"San Francisco Skyline" by Curtis Fry is licensed with CC BY-NC 2.0. To view a copy of this license, visit https://creativecommons.org/licenses/by-nc/2.0/

San Francisco was, and still remains, a city of innovation. More recently, it has become a financial technology (fintech) and start-up hotspot: the headquarters of Robinhood, Coinbase, Credit Karma and Bolt all lie within the  San Francisco  Bay Area. In 2020, however, Credit Klarna closed their San Francisco offices. Pinterest too reduced office space in August by breaking from a lease for an unbuilt office in the city due to the Covid-19 pandemic terminating the need for additional physical capacity. Despite a recent call by Goldman Sachs CEO David Solomon advocating for the return to the office, echoing the wishes of numerous other businesses, many firms have decided to adapt to flexible working conditions. Such flexibility has encouraged residential migration out of the city: over 124,000 changes of address were processed in San Francisco between March and November last year. The city has been characterised by several recent headlines as undergoing an exodus of sorts.  Accompanying this migratory pattern is the city’s $1.7 billion deficit, which is expected to mount over the next two years. It is safe to say that, despite the natural sense of uncertainty that pervades much of Covid-19 socio-economic forecasting, San Francisco is going to have plenty of issues to tackle in the foreseeable future.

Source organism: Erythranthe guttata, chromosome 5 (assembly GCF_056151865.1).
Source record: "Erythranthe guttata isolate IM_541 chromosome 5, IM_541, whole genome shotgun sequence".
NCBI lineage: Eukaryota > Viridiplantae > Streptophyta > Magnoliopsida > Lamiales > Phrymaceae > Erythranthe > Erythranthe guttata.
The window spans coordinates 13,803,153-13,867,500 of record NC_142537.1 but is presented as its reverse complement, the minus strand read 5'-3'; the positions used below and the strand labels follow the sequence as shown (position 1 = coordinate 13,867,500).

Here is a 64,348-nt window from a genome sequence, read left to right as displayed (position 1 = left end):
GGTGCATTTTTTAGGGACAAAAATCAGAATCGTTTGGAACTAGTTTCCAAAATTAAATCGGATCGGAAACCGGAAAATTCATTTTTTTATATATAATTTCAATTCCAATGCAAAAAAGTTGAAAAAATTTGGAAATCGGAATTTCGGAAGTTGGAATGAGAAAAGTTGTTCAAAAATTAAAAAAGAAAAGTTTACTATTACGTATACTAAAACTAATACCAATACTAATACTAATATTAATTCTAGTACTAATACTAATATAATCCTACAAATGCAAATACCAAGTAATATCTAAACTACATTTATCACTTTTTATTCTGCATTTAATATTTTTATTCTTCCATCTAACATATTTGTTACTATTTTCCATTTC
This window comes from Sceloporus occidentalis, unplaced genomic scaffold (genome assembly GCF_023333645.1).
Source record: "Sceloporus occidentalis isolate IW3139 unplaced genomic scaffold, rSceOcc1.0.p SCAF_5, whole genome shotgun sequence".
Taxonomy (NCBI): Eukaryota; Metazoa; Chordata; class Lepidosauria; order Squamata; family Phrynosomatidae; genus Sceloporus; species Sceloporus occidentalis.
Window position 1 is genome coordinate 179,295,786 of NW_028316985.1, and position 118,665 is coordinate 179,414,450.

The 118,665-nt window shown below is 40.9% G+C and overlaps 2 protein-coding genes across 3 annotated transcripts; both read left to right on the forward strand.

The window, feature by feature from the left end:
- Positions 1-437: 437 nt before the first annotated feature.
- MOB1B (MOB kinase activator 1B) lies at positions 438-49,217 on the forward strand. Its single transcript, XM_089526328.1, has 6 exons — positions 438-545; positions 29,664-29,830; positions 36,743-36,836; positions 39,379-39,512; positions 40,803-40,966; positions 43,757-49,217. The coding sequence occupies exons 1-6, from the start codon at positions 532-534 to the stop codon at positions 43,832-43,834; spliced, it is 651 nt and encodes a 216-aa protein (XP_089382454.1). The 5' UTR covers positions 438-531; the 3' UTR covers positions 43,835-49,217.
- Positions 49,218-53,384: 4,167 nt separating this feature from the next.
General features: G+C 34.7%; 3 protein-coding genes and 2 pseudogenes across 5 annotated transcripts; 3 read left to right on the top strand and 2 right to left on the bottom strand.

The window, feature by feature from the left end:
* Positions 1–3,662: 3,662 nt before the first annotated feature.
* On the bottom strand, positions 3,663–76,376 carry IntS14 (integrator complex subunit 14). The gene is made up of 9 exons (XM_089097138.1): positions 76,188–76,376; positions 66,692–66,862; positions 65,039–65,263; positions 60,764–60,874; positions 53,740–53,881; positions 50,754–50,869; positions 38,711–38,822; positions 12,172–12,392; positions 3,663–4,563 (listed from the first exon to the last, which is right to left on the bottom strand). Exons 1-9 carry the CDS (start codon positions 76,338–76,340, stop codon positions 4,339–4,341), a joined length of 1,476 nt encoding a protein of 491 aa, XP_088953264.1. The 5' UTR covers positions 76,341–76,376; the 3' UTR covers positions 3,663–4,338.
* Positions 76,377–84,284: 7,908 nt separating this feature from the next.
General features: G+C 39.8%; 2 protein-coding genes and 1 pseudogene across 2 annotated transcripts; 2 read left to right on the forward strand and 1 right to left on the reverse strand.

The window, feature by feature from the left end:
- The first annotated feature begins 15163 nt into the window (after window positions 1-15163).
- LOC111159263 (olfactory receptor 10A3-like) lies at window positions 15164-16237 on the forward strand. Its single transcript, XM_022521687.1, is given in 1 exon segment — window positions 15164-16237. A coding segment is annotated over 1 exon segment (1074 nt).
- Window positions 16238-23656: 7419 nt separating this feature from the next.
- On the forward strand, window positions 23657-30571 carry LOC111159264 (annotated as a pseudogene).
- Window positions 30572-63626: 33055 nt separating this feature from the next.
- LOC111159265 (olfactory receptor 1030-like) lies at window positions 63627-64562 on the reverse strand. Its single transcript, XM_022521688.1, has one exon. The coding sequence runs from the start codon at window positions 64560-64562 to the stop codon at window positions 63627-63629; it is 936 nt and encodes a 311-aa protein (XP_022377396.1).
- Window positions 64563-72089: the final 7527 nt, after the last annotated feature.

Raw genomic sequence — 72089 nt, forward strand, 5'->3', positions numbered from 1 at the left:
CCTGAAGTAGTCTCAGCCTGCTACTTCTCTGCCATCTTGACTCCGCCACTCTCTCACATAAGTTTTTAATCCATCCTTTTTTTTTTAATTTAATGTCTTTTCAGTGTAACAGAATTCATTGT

Is this the same across America, however? To what extent does the rest of the country’s major cities follow suit, as well as across the globe? New York has faced much media attention over its citizens’ rapid relocation at the height of the pandemic in 2020, as well as whether or not New York will also face long-term real-estate haemorrhaging. However, despite New York being one of the main epicentres of the US Covid-19 outbreak, TikTok leased an office in Times Square during May 2020 and Facebook leased the former post office at Penn Station in the summer. Clearly, any crisis of faith in New York’s real estate prospects is not quite so deeply and painfully entrenched as many panicked headlines may suggest. Similarly, San Francisco need not panic to the same degree. Although not home to Wall Street, the city offers much of the same financial and social promise, as well as the aforementioned historic focus towards innovatory zeal. The city has no doubt lost some of its appeal throughout the Covid-19 pandemic, yet the age-old allure of the city will most certainly remain for numerous people, and younger generations, in particular. 

The Aesop fable of the town and country mouse, despite being hundreds of years old, delineates— albeit rather quaintly— a dichotomous relationship between the rural and the urban as old as society. Much like cities have had to rebuild after diseases and warfare in the past, the cities of today will show the resolve to regain prior socio-economic strength once more. San Francisco and New York will most likely bounce back in the long-term; they are part of a substantially wider narrative setting forth an age-old need for cities. Despite Covid-19 being a period characterised by uncertainty and unpredictability, the city is here to stay. It will doubtlessly also grow in ways we can predict. This includes the case of San Francisco which, although not quite the same type of city as New York, remains one with a compelling history and a promising future.